As luck would have it, I also got to talk to The Cosplayer, who was taking a break from her work with Guest Relations. She was seated next to another staffer, who's a big JAM Project fan and was gushing about how much he'd enjoyed the concert. I told him I'd seen part of it, too, and we agreed the acoustic songs were really good.
When I got back to Press Relations, it wasn't long before The Paralegal stopped in. She had just visited the other staffers who are friends of hers on staff. She could tell I was a little distracted, since I was already thinking about making my way to the party. At my request, she helped me improvise some wrapping paper for the present I'd bought The Artist the previous day in Artists' Alley. I'd placed the necklace, bracelet and earring in a jewelry box that came with a brand-new necklace I got to wear to the party.
We had Day-Glo paper in Press Relations, used to make signs, and we wrapped the jewelry box in bright pink paper, then finished with a stylized bow in bright blue, which The Paralegal did by looping two strips of paper together and then taping them down. As I mentioned previously, The Artist was celebrating her 30th birthday with a party to which a number of friends were invited, including my sister and her husband. I'd promised to at least stop by, and when I'd told The Pottermaniac about it before the convention, she said I could leave whenever I wanted, since Press Relations was typically done by that time anyway.
I had promised The Gryphon that I would watch Pony Canyon's panel, where they would be announcing a new series, The Abunai Sisters, based on the real-life glamor and fashion icons, the Kano sisters. The Gryphon had been working with the Pony Canyon executive to ensure that the panel would go smoothly, including securing special signs showing the character designs.
So I left a little earlier than I might have, taking The Paralegal with me. We sat in the back, and before long, the room filled with fans and press. The Pony Canyon executive got on-stage to tell us the Kano sisters would be there shortly, and she showed a brief video clip that showed some concept art for the show, as well as glamor shots of the two sisters. She told us it was a rare opportunity to meet the Kano sisters at something other than a red-carpet event. In addition, she whipped up excitement in the room, asking the crowd to show their "East Coast spirit" by cheering.
She introduced them and they were escorted in, wearing glittery outfits as if they were attending a Hollywood press conference. I honestly think they're the most glamorous guests we've ever had at Otakon.
The Pony Canyon executive asked them questions about the upcoming series, such as "Are you excited about this new series?" Then she opened the floor for questions from the audience. The first question came from a fan in the front row who started by telling them they were gorgeous and then asked them what they thought about the fact that their new series would make them role models for young girls all over the world.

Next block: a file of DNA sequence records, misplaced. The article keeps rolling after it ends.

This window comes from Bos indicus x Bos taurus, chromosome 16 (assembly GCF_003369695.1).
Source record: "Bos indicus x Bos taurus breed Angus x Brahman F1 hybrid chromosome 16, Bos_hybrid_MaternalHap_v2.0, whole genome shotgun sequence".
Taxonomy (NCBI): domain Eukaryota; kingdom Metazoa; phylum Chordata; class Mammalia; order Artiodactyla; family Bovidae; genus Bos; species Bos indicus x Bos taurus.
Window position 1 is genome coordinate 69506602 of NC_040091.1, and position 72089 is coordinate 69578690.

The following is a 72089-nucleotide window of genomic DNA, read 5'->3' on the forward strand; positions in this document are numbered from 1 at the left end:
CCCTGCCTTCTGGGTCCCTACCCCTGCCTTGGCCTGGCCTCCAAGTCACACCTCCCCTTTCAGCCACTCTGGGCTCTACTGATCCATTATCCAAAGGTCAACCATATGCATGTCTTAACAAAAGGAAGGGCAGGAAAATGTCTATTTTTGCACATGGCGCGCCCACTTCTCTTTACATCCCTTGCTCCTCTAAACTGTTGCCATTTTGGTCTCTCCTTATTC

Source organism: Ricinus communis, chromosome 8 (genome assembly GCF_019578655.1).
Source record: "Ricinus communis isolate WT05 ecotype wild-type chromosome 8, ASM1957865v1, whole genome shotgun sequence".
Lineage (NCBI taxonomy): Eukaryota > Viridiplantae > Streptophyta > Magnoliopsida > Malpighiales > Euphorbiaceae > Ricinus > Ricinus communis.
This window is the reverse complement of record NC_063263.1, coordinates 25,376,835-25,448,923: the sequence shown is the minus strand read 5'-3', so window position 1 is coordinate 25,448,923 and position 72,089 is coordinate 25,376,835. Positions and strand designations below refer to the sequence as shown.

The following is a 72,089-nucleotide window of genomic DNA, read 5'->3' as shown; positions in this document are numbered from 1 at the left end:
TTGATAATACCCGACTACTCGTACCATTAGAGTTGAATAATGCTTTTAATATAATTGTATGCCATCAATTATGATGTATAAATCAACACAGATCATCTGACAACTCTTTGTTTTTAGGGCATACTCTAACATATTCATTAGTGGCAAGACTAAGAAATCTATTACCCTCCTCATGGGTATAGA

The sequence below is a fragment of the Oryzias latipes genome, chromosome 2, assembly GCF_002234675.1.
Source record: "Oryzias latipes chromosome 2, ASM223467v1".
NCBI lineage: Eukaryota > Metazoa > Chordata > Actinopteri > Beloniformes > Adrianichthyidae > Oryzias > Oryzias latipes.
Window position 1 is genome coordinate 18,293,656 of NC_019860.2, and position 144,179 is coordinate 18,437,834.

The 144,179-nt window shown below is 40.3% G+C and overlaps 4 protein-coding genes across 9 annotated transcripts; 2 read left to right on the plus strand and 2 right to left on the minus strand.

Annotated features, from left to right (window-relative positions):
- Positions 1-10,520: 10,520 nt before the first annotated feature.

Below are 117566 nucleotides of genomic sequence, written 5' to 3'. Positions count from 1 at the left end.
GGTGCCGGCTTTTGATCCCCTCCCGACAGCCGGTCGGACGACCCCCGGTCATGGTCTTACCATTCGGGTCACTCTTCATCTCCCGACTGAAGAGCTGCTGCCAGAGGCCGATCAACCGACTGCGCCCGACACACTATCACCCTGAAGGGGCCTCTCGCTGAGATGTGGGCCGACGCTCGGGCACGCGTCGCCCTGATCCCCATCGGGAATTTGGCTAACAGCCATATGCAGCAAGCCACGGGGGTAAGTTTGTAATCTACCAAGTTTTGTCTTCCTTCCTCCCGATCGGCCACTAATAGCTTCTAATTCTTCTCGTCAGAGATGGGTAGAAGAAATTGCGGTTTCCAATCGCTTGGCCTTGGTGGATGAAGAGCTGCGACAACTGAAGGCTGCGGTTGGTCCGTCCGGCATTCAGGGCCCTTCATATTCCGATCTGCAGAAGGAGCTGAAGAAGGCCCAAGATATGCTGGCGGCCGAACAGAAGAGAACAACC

The older sister, who did most of the talking for them, tilted her head to the side and said in English, "Fabulous!" This got such a great response that she didn't bother to elaborate. Then a female fan, noting that they'd written a book for women, asked them for their advice to women. The sisters responded that you should try to have a happy life.
After a few more questions, the Pony Canyon executive invited the audience to come forward for pictures. I came forward with the others and got a few pictures. You can tell that the older sister, wearing white, looks like a young Sophia Loren.
We left then, not realizing that they would take a group shot with everyone present who wanted to participate. I borrowed this from their official site, which you should visit. I wasn't sure, though, how long they'd keep the picture up.
Afterwards, members of staff got their own opportunities for photographs, including The Gryphon. He's at the right of this picture, while the travel agent who handles arrangements for Otakon guests is at the left.
The Paralegal and I chatted some more while she walked me to the corner near my hotel. It was a rare pleasure to see her at Otakon this year.
Back in the room, I changed into the dress I'd bought for the occasion, a sleeveless dress with a fitted top and A-line skirt, with a black and white floral print, along with a green belt. I paired that with a red beaded necklace and my champagne-colored ballet flats.
I followed the directions I had previously printed out from Mapquest, and I had no trouble finding the place, which is in one of the suburbs near Baltimore. As I arrived, The Artist's husband was out front, so I waved at him and asked where to park. You're supposed to only park in visitor's parking, and since he wasn't sure where the closest spot would be, he hopped in and helped me find one.
When we entered, a number of people were already there, including my sister and her husband. She was looking fab in a new dress she'd bought, a fuschia tunic with leggings. I gave them hugs, and also hugged The Artist, wishing her a happy birthday. Their place was a nice, new townhouse decorated in an understated eclectic style, with world art decorating the walls. The book shelf housed books on art, poetry, and spiritualism, which is just what I'd expect them to have.